Splitting Image

An exhibition in two geographically separate locations. Upstairs@Bamboo (JHB) & DUT Gallery (Durban)
November 2012

This body of work explores the notion that our experience is mirrored elsewhere by other unknown persons. The works allude to the fleeting realisation that, in certain moments, we share a connection with strangers who are having a similar experience. Thus the show suggests a twinning of sorts and references the concept of a doppelganger.

The show consists of 30 pairs of paintings. While the paintings in each pair are essentially identical, the individual works do differ slightly. The pairs were split and exhibited in geographically separate locations. The two shows opened simultaneously, and the audience was made aware of the fact that there was another almost identical exhibition happening elsewhere, thereby actualising the feeling of mirrored experience.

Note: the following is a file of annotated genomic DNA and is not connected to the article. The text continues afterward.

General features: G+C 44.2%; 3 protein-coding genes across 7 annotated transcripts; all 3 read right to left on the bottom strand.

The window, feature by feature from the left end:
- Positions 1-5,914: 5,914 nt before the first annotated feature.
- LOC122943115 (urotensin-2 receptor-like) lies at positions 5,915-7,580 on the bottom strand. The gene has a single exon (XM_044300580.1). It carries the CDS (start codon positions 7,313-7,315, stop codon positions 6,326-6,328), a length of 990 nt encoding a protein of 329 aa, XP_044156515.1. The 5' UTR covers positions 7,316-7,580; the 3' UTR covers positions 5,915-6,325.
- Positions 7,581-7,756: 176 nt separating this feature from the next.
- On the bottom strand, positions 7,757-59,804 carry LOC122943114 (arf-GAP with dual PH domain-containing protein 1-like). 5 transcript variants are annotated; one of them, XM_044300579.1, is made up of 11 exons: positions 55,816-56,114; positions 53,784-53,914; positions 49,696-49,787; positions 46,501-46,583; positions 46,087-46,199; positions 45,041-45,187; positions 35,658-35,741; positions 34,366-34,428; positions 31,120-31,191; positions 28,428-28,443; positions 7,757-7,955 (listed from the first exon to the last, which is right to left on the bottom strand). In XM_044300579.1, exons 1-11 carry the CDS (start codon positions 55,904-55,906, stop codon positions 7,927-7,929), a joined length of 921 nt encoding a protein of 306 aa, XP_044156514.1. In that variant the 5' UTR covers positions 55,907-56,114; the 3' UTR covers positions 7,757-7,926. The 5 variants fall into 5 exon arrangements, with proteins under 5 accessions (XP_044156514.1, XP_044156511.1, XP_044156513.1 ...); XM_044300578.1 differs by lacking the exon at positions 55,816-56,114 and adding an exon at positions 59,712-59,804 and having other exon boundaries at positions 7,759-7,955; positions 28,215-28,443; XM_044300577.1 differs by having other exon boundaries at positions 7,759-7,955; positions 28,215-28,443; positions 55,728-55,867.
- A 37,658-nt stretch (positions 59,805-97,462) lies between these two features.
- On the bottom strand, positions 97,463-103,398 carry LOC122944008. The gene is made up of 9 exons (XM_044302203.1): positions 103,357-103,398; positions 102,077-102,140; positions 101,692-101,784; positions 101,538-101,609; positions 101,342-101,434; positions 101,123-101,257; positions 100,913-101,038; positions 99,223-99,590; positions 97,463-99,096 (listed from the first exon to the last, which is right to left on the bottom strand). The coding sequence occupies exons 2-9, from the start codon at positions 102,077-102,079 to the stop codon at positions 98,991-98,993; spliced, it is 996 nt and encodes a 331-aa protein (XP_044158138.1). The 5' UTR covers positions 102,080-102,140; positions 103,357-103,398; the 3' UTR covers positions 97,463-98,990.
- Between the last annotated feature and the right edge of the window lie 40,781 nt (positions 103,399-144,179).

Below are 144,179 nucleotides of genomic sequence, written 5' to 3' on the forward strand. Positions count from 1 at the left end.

The geographical splitting of the works also references the idea that while two people might be looking at exactly the same image, their perception of that image will differ, and one can never fully know the vision of the other.

The work is created using a process of layering light gesso on top of dark gesso to create a controlled surface in which the dark layer sits just beneath a thin light skin, and thereby alludes to a metaphorical weight beneath the surface of things.
The images are created by sanding or etching through the thin top layer to reveal the dark gesso beneath. 
Conceptually my work is about excavation; this is reinforced by the removal of the surface to create the image.

Because gesso was used in icon painting and as a traditional Renaissance ground, it can be seen as a hallowed surface. By cutting into or scarring this surface, I try to investigate not only the conceptual issues of unearthing my past, but also the traditions of western painting under which I have studied.

The Jealous Curator